Sunday, 20 January 2013

Strand District Board of Works, 1855

The Metropolitan Board of Works, whose chief engineer Joseph Bazalgette built London's sewage system, is relatively well-known. Bazalgette could realise his great project because, for the first time, there was a single body which could take control for the whole city. It is less well-known that the Metropolitan Board was the top level of a system which also included a number of vestries and District Boards of Works. These bodies could each nominate a member to the Metropolitan Board.


This relief in Covent Garden marks the former headquarters of the Strand District Board of Works at 22 Tavistock Street. Its inscription gives the full name of the board, and the date 1855: the year in which the body was founded. The building itself was not completed until 1857, and is in part an example of the board's frugality. They held the land on an 80-year least from the Duke of Bedford; rather than appoint an outside architect, their surveyor G F Fry designed it; while the building contract was put out to tender. W T Purkiss's bid of £3,472 was successful. He and Fry produced a rather nice building, with some surprisingly light-hearted flourishes for the home of a public body.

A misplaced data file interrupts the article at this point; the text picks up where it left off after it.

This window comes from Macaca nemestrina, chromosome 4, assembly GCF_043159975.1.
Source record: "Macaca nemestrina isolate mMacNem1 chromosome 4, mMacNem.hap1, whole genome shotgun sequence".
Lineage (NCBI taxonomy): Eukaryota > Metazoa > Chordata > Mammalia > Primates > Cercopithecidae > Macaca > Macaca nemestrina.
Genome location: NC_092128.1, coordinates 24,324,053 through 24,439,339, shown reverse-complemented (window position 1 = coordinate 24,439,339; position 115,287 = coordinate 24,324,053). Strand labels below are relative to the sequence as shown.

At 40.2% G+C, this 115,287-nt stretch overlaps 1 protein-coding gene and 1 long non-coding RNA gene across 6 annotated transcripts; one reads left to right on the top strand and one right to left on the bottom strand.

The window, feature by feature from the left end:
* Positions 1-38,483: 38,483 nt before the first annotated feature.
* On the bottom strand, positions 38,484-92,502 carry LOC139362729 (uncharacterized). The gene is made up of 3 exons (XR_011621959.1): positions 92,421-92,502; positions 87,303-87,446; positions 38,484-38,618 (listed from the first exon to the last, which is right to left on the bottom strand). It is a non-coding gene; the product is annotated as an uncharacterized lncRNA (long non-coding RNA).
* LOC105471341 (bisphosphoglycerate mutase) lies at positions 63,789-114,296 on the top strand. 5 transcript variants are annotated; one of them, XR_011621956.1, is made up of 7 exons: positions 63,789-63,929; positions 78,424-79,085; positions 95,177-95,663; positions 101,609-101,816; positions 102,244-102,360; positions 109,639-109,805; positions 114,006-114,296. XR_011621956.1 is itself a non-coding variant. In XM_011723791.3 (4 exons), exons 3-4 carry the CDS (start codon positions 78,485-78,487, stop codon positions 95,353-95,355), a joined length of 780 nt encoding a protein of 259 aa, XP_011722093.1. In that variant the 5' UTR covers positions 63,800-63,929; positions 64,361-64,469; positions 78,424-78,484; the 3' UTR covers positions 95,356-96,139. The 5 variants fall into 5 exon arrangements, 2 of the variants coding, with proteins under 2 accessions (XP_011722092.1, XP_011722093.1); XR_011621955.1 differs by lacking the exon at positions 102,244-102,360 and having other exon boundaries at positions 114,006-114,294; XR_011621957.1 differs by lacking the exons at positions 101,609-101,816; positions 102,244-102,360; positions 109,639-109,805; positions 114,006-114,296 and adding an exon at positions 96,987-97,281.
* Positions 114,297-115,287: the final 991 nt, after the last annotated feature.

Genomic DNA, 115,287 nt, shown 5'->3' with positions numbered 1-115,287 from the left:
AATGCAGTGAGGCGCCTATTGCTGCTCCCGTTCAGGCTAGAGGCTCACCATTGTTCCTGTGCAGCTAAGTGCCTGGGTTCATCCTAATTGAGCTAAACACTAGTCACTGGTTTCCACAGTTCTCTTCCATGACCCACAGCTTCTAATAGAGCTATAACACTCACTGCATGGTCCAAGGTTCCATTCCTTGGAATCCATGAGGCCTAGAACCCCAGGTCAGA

The Strand District Board was one of the very smallest in London, by some way (it was responsible for a few tens of thousands of inhabitants, compared to the 320,000 in Islington vestry).  The board of works survived until 1900 when London's boards and vestries were replaced by 28 boroughs. Despite opposing the change, Strand District was incorporated into the new Metropolitan Borough of Westminster.  By 1905, Baedeker's guide to London listed the property as a tailor's. Nonetheless, the board has left a proud reminder on this building to testify to its existence and civic status.



2 comments:

Hels said...

"The Metropolitan Board was the top level of a system which also included a number of vestries and District Boards of Works. These bodies could each nominate a member to the Metropolitan Board". Yes, and they could also move exceedingly slowly, be cheap and tie projects up with endless red tape.

*sigh* We arty types are never appreciated by bureaucrats :)

CarolineLD said...

Yes, they were pretty notorious for parsimony. I think they probably got better than they deserved on this building!

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